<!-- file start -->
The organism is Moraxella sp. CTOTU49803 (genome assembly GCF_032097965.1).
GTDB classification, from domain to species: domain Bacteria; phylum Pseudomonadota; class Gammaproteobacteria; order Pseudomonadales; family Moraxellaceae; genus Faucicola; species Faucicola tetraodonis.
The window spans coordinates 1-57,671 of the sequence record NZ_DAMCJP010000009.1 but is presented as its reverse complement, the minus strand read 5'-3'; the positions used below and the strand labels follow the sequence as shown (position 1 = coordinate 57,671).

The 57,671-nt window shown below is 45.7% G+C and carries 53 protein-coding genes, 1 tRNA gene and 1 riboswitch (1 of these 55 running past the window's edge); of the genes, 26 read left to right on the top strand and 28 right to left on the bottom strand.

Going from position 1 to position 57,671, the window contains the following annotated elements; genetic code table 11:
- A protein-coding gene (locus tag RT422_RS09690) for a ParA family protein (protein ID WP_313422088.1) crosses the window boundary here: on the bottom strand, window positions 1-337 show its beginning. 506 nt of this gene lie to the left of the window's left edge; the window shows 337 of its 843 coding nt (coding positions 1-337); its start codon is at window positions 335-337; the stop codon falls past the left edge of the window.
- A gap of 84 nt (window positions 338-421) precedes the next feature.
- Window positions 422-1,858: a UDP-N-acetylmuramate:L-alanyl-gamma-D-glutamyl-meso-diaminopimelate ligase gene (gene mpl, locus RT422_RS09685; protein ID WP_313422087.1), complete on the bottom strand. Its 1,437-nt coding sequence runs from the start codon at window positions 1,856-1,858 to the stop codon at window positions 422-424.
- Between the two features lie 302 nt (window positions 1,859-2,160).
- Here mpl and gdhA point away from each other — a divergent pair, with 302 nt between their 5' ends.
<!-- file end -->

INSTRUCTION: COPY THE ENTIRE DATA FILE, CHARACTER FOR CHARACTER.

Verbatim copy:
The organism is Moraxella sp. CTOTU49803 (genome assembly GCF_032097965.1).
GTDB classification, from domain to species: domain Bacteria; phylum Pseudomonadota; class Gammaproteobacteria; order Pseudomonadales; family Moraxellaceae; genus Faucicola; species Faucicola tetraodonis.
The window spans coordinates 1-57,671 of the sequence record NZ_DAMCJP010000009.1 but is presented as its reverse complement, the minus strand read 5'-3'; the positions used below and the strand labels follow the sequence as shown (position 1 = coordinate 57,671).

The 57,671-nt window shown below is 45.7% G+C and carries 53 protein-coding genes, 1 tRNA gene and 1 riboswitch (1 of these 55 running past the window's edge); of the genes, 26 read left to right on the top strand and 28 right to left on the bottom strand.

Going from position 1 to position 57,671, the window contains the following annotated elements; genetic code table 11:
- A protein-coding gene (locus tag RT422_RS09690) for a ParA family protein (protein ID WP_313422088.1) crosses the window boundary here: on the bottom strand, window positions 1-337 show its beginning. 506 nt of this gene lie to the left of the window's left edge; the window shows 337 of its 843 coding nt (coding positions 1-337); its start codon is at window positions 335-337; the stop codon falls past the left edge of the window.
- A gap of 84 nt (window positions 338-421) precedes the next feature.
- Window positions 422-1,858: a UDP-N-acetylmuramate:L-alanyl-gamma-D-glutamyl-meso-diaminopimelate ligase gene (gene mpl, locus RT422_RS09685; protein ID WP_313422087.1), complete on the bottom strand. Its 1,437-nt coding sequence runs from the start codon at window positions 1,856-1,858 to the stop codon at window positions 422-424.
- Between the two features lie 302 nt (window positions 1,859-2,160).
- Here mpl and gdhA point away from each other — a divergent pair, with 302 nt between their 5' ends.